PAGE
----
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Liberals form one-party minority government

DANISH NEWS - Lars Løkke Rasmussen forms a narrow government 10 days after winning just 34 seats at the General Election. Esben Lunde Larsen new Minister for Education and Research.

After a week of trying to put together a coalition, the Liberal leader acknowledged defeat, Friday, and announced that the centre-right parties had given him the go-ahead to form a Liberal-only government that will have to rely heavily on outside support on a vote by vote basis. This is according to and other media.

Only one government in Danish history, in 1973, had fewer members in parliament, with 22 seats, and that lasted just 14 months.

Mr Løkke Rasmussen said he was confident of support in parliament, before presenting his new cabinet to Queen Margrethe.

DF: Listen to DF

Kristian Jensen, who at one point last year was widely expected to take over Liberal leadership when Mr Rasmussen was hit by an expenses scandal, was named foreign minister.

The Danish People’s Party (DF), EU-sceptic and right wing in most aspects of its policies, refused to join the government despite winning its best election result yet and becoming the largest party on the right in parliament. Party leader Kristian Thulesen Dahl said:

“If you’re a minority government and you’re not ready to listen, you’re going to have a hard time. If you’re willing to listen, especially to the DPP (DF), then you’ll have the opportunity to have a reasonable and stable government.”

Likely new election before term

According to media sources, Mr Thulesen Dahl had refused to back down on his demand for further restrictions on immigration and a referendum on whether Denmark should stay in the European Union.

Political watcher Martin Larsen of Copenhagen University, said it’s ‘extremely likely’ that an election will be called before the four-year period is over as, on average, one-party governments sit for no more than two-and-a-half years.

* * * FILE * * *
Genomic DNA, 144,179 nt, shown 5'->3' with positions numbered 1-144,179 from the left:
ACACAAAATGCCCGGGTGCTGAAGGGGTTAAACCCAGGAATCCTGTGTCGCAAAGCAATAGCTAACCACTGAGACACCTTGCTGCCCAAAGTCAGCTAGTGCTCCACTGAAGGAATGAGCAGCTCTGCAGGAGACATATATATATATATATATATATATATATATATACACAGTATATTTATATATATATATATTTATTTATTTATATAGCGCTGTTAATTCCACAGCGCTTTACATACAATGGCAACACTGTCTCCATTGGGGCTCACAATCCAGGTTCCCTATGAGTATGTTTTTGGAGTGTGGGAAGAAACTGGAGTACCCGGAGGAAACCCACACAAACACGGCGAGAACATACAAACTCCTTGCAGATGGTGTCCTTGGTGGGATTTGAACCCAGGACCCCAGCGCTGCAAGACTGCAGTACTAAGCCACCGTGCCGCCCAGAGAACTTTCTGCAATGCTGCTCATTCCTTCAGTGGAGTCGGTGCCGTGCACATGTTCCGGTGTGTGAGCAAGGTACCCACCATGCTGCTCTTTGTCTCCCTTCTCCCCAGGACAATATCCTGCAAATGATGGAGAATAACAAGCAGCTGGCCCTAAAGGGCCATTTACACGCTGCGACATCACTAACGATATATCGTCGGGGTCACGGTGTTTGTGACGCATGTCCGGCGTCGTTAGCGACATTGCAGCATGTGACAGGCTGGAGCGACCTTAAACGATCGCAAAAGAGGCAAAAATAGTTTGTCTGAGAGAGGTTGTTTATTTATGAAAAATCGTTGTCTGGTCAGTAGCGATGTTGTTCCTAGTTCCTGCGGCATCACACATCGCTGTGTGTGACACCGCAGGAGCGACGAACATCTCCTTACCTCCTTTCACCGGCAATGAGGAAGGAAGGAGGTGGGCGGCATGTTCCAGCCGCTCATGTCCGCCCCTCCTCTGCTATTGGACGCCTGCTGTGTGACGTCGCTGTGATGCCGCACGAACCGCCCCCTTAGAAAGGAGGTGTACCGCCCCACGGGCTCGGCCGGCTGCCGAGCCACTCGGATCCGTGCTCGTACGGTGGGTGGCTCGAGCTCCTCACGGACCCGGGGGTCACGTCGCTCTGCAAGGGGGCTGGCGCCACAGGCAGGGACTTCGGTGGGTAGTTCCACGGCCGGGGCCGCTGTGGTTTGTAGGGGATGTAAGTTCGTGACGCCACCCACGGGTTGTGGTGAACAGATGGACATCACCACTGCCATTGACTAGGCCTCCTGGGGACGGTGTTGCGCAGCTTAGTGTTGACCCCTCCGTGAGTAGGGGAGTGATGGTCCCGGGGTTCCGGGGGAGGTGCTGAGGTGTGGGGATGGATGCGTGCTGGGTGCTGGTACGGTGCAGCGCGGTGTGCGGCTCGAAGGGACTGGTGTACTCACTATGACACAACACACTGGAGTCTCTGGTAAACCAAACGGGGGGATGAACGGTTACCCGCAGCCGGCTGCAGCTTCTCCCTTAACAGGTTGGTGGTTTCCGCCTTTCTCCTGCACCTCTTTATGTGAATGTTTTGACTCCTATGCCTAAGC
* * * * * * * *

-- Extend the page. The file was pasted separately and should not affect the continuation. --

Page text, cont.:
“It opens up the possibility of broad, across the aisle legislation without the government, which would make life difficult for the prime minister,” he said.

New education minister to work on Study Progress Reform

Prime Minister presented his new cabinet to Queen Margethe, Sunday – 17 new ministers representing 50 per cent of the Liberals’ parliamentary representation.

New Foreign Minister Kristian Jensen will also assume responsibility for development aid, while former defence minister Søren Gade, seen as a potential rival to Lars Løkke Rasmussen, has been bypassed.

For universities, the most interesting minister is the new Minister of Education and Research: Esben Lunde Larsen. To TV2 news the new minister said that the first thing that he will start work on as a minister is the controversial Study Progress Reform, that was designed to speed up students’ graduation times.

Here is the list of ministers:

Prime Minister: Lars Løkke Rasmussen
Minister for Foreign Affairs and Development: Kristian Jensen
Finance Minister: Claus Hjort Frederiksen
Justice Minister: Søren Pind
Business and Growth Minister: Troels Lund Poulsen
Tax Minister: Karsten Lauritzen
Immigration and Housing Minister: Inger Støjberg
Minister for Employment: Jørn Neergaard Larsen
Minister for Culture and Ecclesiastical Affairs: Bertel Haarder
Minister for Transport and Buildings: Hans Christian Schmidt
Environment and Agriculture Minister: Eva Kjer Hansen
Social Minister and Minister of the Interior: Karen Ellemann
Energy and Climate Minister: Lars Christian Lilleholt
Minister for Children, Education and Equality: Ellen Trane Nørby
Minister of Health and Care for the Elderly: Sophie Løhde
Minister of Education and Research: Esben Lunde Larsen
Minister of Defence, with responsibility for Nordic Affairs Carl Holst

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